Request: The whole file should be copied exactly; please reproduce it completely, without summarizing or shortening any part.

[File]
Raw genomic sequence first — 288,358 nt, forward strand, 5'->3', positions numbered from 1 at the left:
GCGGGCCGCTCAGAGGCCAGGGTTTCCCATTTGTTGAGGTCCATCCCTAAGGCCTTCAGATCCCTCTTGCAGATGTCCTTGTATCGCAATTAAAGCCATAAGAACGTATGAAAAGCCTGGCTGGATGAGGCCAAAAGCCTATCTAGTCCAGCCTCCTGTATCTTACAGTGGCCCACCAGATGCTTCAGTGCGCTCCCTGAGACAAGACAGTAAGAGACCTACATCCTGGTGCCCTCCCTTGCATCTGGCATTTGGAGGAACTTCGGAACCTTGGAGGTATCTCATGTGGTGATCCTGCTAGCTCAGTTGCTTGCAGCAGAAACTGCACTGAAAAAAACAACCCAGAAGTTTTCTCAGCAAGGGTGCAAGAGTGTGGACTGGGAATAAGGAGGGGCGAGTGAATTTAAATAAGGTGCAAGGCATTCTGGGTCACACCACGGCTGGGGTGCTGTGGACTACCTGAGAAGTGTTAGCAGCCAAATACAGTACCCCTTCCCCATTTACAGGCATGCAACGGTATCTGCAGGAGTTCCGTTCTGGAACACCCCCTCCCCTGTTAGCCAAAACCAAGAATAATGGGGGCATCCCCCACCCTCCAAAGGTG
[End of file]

Raw genomic sequence first — 288,358 nt, forward strand, 5'->3', positions numbered from 1 at the left:
GCGGGCCGCTCAGAGGCCAGGGTTTCCCATTTGTTGAGGTCCATCCCTAAGGCCTTCAGATCCCTCTTGCAGATGTCCTTGTATCGCAATTAAAGCCATAAGAACGTATGAAAAGCCTGGCTGGATGAGGCCAAAAGCCTATCTAGTCCAGCCTCCTGTATCTTACAGTGGCCCACCAGATGCTTCAGTGCGCTCCCTGAGACAAGACAGTAAGAGACCTACATCCTGGTGCCCTCCCTTGCATCTGGCATTTGGAGGAACTTCGGAACCTTGGAGGTATCTCATGTGGTGATCCTGCTAGCTCAGTTGCTTGCAGCAGAAACTGCACTGAAAAAAACAACCCAGAAGTTTTCTCAGCAAGGGTGCAAGAGTGTGGACTGGGAATAAGGAGGGGCGAGTGAATTTAAATAAGGTGCAAGGCATTCTGGGTCACACCACGGCTGGGGTGCTGTGGACTACCTGAGAAGTGTTAGCAGCCAAATACAGTACCCCTTCCCCATTTACAGGCATGCAACGGTATCTGCAGGAGTTCCGTTCTGGAACACCCCCTCCCCTGTTAGCCAAAACCAAGAATAATGGGGGCATCCCCCACCCTCCAAAGGTG